Players seldom strayed through its door. That has not stopped several from adding to the mythology. Ian Rush's autobiography claimed that the pre-season fitness schedule was taken "to the letter" from a routine handed down by Shankly. Phil Neal, who saw himself as Fagan's successor, called the training regime "rigid" and argued that the fabled continuity was no more than conservatism.
Again the insider's version differs. "Bob and Joe laid down a routine for pre-season which, to a reasonable degree, we still adhere to," Evans said. "But it's not right to say it's rigid. We decide what's best after taking into account things like the weather. We're actually very flexible.''
Some former players have claimed that the boot room were obsessed with dossiers and diaries. Evans' staff still fill in a daily ledger, detailing who trained and who was injured. He views the routine as pooling information on which to base decisions rather than pointless bureaucracy.
Mark Lawrenson felt that the boot room's influence waned after Dalglish succeeded Fagan. As player-manager, Lawrenson said, Dalglish was "one of the boys" in the morning, being put through his paces by Evans and Moran. After lunch, "he was boss and they did as he said".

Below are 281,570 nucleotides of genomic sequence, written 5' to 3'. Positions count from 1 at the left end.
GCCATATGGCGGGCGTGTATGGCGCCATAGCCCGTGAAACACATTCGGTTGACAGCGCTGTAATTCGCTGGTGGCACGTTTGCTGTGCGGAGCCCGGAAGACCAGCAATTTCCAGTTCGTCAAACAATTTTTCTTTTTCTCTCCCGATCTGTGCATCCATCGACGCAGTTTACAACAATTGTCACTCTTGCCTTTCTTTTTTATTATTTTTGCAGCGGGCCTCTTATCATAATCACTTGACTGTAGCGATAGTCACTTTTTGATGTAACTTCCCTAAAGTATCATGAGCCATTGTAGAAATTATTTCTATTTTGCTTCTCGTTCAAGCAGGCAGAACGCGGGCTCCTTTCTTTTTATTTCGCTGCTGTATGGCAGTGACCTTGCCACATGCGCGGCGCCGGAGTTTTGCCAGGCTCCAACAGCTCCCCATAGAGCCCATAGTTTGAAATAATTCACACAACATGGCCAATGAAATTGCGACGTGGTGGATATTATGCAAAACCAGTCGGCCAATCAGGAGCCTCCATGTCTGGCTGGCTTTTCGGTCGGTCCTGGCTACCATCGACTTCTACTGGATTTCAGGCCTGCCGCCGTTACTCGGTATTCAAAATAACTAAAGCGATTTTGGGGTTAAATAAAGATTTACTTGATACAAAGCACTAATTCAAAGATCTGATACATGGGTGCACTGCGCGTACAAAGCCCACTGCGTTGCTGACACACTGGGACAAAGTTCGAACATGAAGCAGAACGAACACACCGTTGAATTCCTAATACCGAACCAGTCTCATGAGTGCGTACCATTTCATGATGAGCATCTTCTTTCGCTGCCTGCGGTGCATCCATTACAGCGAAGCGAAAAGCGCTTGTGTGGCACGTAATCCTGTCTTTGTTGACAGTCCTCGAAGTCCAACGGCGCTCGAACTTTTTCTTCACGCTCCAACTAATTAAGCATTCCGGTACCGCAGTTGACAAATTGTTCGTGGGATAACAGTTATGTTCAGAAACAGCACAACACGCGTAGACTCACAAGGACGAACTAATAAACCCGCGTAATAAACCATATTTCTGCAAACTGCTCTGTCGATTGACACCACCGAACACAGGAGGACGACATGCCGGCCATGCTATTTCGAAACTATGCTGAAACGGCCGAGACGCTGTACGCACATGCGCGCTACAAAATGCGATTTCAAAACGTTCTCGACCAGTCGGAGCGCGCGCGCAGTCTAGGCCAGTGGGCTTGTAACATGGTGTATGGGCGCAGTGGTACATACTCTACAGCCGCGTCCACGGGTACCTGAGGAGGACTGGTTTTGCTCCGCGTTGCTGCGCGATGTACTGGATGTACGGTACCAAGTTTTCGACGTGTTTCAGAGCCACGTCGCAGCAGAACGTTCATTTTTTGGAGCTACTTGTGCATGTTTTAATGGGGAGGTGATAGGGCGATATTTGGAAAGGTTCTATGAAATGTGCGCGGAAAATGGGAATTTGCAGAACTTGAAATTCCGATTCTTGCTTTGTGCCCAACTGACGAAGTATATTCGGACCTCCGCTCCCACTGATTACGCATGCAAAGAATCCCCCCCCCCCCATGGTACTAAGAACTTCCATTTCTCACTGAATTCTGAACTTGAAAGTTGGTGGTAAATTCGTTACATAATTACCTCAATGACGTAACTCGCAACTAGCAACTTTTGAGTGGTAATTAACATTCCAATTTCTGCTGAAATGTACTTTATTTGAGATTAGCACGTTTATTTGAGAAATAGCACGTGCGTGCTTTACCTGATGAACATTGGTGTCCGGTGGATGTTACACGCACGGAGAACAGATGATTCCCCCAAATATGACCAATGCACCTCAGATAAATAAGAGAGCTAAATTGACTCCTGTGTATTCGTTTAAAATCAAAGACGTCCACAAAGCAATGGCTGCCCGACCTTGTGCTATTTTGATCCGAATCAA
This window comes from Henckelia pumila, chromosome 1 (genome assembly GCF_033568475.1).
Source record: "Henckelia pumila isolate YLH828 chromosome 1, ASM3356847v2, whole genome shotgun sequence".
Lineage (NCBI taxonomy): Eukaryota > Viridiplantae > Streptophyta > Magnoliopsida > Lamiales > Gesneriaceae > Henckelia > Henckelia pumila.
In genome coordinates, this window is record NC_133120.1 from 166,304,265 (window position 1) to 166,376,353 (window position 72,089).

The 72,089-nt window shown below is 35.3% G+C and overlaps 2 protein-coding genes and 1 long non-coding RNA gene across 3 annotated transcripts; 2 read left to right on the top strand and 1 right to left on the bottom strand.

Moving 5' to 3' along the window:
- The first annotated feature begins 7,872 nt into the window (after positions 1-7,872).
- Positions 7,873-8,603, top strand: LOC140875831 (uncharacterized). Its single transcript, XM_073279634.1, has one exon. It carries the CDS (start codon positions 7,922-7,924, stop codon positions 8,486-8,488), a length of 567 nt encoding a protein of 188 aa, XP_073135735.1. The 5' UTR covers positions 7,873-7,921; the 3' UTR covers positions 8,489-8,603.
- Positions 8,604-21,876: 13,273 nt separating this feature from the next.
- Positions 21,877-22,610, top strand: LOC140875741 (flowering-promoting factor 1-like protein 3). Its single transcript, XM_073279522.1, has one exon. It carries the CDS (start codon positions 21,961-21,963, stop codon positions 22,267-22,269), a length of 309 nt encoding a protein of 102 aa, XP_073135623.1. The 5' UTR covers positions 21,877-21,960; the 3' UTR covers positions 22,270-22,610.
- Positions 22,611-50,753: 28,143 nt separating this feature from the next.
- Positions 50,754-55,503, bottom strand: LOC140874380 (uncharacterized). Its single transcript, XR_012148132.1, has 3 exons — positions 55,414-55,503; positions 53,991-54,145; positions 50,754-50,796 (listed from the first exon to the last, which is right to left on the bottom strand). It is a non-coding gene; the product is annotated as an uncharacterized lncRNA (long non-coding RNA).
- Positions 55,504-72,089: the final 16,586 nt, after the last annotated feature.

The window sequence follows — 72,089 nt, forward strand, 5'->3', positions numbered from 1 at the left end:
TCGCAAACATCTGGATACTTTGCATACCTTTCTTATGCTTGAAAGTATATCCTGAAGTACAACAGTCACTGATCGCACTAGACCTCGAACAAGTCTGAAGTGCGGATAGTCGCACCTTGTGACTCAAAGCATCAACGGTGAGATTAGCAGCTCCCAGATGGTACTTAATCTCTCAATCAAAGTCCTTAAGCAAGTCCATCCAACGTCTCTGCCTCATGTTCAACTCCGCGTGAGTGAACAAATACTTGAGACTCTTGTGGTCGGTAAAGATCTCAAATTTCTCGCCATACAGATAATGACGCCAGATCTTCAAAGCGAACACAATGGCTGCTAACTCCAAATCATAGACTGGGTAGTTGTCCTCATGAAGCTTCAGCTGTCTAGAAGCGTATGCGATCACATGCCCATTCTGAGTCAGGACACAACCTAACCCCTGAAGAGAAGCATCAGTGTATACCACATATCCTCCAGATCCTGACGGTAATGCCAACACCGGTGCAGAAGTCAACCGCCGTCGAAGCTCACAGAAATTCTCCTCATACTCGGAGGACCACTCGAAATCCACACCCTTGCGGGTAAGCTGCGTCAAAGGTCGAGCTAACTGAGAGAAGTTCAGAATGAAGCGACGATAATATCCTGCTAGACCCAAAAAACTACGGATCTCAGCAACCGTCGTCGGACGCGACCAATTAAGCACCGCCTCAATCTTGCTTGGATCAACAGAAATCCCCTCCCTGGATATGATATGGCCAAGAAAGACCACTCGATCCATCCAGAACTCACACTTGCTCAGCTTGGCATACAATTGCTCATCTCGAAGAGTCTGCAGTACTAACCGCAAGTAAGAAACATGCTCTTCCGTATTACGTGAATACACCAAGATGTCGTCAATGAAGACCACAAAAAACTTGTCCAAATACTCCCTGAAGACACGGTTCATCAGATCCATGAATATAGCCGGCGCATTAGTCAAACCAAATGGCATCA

Dalglish, who was unsurprisingly better acquainted with dressing-room ways, took the unprecedented step of sacking two stalwarts, reserve coach Chris Lawler and chief scout Geoff Twentyman, to bring in his own men. Souness dispensed with Lawler's replacement, Phil Thompson, but the upheaval did not halt Liverpool's steady decline.
The elevation of Evans, who has Paisley's equable temperament and footballing acumen, was designed to restore harmony. This season's tilt at the Premiership title and run to Wembley suggest it was a progressive choice as well as a nod to the past.
Evans' team behind the team are steeped in Liverpudlian lore. Ron Yeats, the captain Shankly called "my colossus", is chief scout. Sammy Lee takes the reserves. Steve Heighway holds Saunders' old brief.
Moran, the first-team coach, has devoted his working life, now in its 45th year, to a club he joined (like Evans) as a teenaged left-back. Bruce Grobbelaar once likened them to a detective double act, with Evans the "good, sympathetic cop" and "Bugsy" Moran "the hard man".
Evans' assistant, Doug Livermore, had dual qualifications for the new boot room. "We wanted someone with experience outside of Liverpool. Doug had worked with Terry (Venables) and Peter Shreeves at Tottenham. But he also had the Anfield connection - we played together in Shanks's time.''
In devising a strategy to unpick United, Evans will consult everyone from Livermore to the youth coach, Hugh McAuley, a fellow Bootle boy and Shankly apprentice. He will also canvass the people who must put it into practice, like John Barnes, whom he regards as a manager in the making. "I go round on a daily basis so I can consider every option, but the final decision is mine.''
These days, Evans revealed, the hard talking is done in a store room at the training ground. "The Melwood store room" may not have quite the same ring as the Anfield boot room, yet its members could soon be pouring their cuppa from the Cup itself.Reuse content